Parkers overall rating: 4.5 out of 5 4.5
  • Feels nippier than on paper figures suggest
  • Compact 1.0-litre petrols feel punchy
  • No automatics this time around

Currently you've a broad choice of seven engine and transmission options for the Duster, but despite parent firm Renault's expertise with fully electric cars and, more recently, with hybrids, no such system is offered in Dacia's largest model.

Dacia doesn't publicise its engine sizes, instead using the terms TCe for petrols, Bi-Fuel for LPG and Blue dCi for diesel, followed by a number equating to the power output in horsepower.

Turbocharged petrol engines

Any brand new petrol-engined Duster has a small-capacity, turbocharged engine. Not only does this boost performance of the tiny motors, it ensures they work efficiently, too.

Entry-point to the range is the TCe 100, a three-cylinder 1.0-litre engine that produces its peak power at 5,000rpm and its 160Nm of maximum torque at 2,750rpm. While that's not high in isolation, it's a faster engine speed than other Dusters, meaning you'll have to work the standard five-speed manual gearbox hard to extract the most performance from the car. Dacia claims a modest top speed of 107mph and a 0-62mph time of 12.5 seconds.

Usefully, the larger capacity models make a better fist of things. Now with four-cylinders and a 1.3-litre capacity, the TCe 130 still produces its maximum power at 5,000rpm, but its higher torque figure of 240Nm is at its peak at just 1,600rpm. Combined with a six-speed manual gearbox, this is a much more flexible pairing, requiring fewer gearchanges when accelerating hard, such as during an overtake. Top speed is 120mph, while the 0-62mph time tumbles to 10.6 seconds.

Although the same physical size, there's a bit more extra grunt with the TCe 150, although its maximum power's produced slightly higher at 5250rpm. Torque sees a small increase to 250Nm at 1700rpm, which together result in a 125mph top speed and a 9.7-second 0-62mph time. This makes it the quickest Duster on sale, although that's somewhat academic in a car such as this.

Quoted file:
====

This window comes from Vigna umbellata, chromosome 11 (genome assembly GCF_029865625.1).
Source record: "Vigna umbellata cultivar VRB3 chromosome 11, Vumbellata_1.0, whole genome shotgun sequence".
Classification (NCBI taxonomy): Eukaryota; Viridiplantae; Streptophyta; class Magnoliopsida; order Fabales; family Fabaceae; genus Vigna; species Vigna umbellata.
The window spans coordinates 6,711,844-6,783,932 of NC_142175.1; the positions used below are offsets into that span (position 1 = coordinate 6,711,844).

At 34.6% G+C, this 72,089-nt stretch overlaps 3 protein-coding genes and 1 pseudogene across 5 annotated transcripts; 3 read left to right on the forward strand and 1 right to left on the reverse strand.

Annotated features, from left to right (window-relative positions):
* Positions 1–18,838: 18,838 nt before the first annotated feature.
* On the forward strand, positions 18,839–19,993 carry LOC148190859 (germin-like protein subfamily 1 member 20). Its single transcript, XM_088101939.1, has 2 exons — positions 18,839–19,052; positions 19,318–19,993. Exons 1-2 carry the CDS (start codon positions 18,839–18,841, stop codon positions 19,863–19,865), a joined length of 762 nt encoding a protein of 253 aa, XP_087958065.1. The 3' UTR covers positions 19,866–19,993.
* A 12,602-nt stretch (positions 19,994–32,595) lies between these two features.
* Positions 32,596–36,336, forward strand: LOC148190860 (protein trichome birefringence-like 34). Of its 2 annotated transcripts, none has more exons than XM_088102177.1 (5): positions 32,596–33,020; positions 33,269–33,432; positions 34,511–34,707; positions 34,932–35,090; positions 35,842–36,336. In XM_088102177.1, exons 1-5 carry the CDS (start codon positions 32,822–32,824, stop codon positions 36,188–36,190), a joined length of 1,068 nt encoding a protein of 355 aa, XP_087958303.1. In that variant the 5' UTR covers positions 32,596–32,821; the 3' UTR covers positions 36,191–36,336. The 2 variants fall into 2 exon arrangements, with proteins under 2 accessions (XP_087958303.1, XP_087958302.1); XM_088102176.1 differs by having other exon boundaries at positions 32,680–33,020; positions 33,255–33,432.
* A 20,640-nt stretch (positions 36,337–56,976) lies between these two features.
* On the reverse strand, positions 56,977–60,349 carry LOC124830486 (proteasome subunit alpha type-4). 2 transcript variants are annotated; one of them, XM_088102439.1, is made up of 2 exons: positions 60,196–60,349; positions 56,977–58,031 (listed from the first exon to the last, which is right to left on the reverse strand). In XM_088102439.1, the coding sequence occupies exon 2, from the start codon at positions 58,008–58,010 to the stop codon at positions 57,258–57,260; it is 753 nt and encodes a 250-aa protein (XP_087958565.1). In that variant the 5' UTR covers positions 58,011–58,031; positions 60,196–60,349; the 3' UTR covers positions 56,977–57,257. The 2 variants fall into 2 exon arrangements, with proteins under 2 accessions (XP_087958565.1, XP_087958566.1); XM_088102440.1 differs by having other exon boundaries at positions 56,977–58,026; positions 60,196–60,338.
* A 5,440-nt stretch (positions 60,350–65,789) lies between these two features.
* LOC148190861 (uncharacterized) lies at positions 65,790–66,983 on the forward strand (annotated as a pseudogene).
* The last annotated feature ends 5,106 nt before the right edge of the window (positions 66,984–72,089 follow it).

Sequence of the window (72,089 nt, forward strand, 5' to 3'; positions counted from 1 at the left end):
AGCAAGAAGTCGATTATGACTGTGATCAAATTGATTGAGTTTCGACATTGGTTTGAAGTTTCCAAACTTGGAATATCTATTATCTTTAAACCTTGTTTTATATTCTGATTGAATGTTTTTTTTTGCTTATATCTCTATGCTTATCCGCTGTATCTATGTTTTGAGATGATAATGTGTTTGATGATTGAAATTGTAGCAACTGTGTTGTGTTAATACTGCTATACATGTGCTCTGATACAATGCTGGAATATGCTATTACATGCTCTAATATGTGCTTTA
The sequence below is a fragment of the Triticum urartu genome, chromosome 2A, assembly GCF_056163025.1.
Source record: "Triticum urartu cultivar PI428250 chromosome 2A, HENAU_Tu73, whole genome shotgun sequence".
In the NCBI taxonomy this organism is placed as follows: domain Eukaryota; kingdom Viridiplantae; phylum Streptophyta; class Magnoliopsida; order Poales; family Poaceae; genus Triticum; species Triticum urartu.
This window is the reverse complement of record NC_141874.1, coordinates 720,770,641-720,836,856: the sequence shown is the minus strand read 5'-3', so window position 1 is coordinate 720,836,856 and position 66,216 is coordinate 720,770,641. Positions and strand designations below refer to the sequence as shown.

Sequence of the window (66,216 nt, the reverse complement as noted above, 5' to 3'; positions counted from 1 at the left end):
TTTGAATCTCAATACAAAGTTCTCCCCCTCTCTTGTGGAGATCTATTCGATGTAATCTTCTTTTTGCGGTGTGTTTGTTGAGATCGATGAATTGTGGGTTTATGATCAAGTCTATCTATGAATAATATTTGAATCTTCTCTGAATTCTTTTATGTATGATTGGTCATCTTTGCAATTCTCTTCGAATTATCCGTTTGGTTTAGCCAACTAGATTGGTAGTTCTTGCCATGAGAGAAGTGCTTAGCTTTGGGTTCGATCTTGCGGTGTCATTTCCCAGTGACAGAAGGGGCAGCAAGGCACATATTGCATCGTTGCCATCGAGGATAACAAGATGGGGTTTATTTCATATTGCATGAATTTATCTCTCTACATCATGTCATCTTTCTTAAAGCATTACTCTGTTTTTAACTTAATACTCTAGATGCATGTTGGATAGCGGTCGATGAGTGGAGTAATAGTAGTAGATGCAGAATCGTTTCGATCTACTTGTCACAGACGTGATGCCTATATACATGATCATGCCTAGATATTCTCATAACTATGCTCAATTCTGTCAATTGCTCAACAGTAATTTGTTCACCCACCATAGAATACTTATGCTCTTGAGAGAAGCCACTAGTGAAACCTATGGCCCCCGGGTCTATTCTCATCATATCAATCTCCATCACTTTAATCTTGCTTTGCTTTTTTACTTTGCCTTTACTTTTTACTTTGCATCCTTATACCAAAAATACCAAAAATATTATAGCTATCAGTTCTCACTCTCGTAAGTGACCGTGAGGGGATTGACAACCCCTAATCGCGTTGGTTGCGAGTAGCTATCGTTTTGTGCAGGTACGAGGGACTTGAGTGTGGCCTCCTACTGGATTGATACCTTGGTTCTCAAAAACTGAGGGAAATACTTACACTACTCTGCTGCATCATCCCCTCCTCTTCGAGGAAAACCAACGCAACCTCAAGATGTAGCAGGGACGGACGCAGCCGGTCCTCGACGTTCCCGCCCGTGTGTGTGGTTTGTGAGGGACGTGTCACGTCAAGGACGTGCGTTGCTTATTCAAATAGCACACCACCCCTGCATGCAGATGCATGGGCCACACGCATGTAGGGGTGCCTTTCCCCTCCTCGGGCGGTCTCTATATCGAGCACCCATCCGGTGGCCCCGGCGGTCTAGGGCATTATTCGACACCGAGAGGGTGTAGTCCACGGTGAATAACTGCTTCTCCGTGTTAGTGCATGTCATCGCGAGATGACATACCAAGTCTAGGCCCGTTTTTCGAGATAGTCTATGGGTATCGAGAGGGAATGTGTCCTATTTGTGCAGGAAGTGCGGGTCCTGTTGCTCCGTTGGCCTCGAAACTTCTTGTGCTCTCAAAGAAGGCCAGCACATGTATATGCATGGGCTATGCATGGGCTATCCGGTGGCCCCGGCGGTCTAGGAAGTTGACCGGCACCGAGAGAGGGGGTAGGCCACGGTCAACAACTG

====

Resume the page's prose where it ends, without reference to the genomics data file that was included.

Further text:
Four-wheel drive fans can also choose this engine in TCe 150 4x4 - power and torque figures remain identical, but the extra weight of the drive system means top speed drops to 123mph, while the 0-62mph dash rises to 10.6 seconds.

Limited diesel choice

Just one diesel engine is available - with front- and four-wheel drive choices - in Blue dCi 115 guise. The 'blue' part of its name indicates that this diesel engine requires AdBlue to ensure it meets stringent emissions regulations. 

Maximum power is generated at 3,750rpm, with peak torque of 260Nm available at 2000rpm.

Front-wheel drive versions can reach 113mph and complete the 0-62mph sprint in 10.3 seconds. Opt for four-wheel drive and those figures become 108mph and 10.2 seconds, respectively.

LPG for Duster Bi-Fuel

Liquified petroleum gas (LPG) was popular in the 1980s and 1990s, due to the cost of the fuel being significantly less than unleaded petrol. For Dacia, it's allowed it to introduce lower CO2 outputs without the expense of engineering a hybrid package.

Based on the TCe 100, the Bi-Fuel can run on petrol or LPG, with an additional 38-litre tank housed in the spare wheel well under the boot floor. While power remains the same, there's a difference in torque, with 170Nm being developed at 2000rpm.

The extra 61kg that the installation brings dents performance. In petrol mode top speed is 106mph, while the 0-62mph time is a leisurely 14.4 seconds. It's a tad quicker in LPG guise, though at 13.8 seconds, but top speed dips further to 104mph.

Engines no longer available

The non-turbo 1.6-litre SCe 115 petrol engine produced 115hp and 156Nm of torque, using a five-speed manual gearbox to drive the front wheels. A top speed of 107mph and a 0-62mph time of 11.9 seconds don't sound sprightly, but it didn't feel as lethargic as the raw data suggests.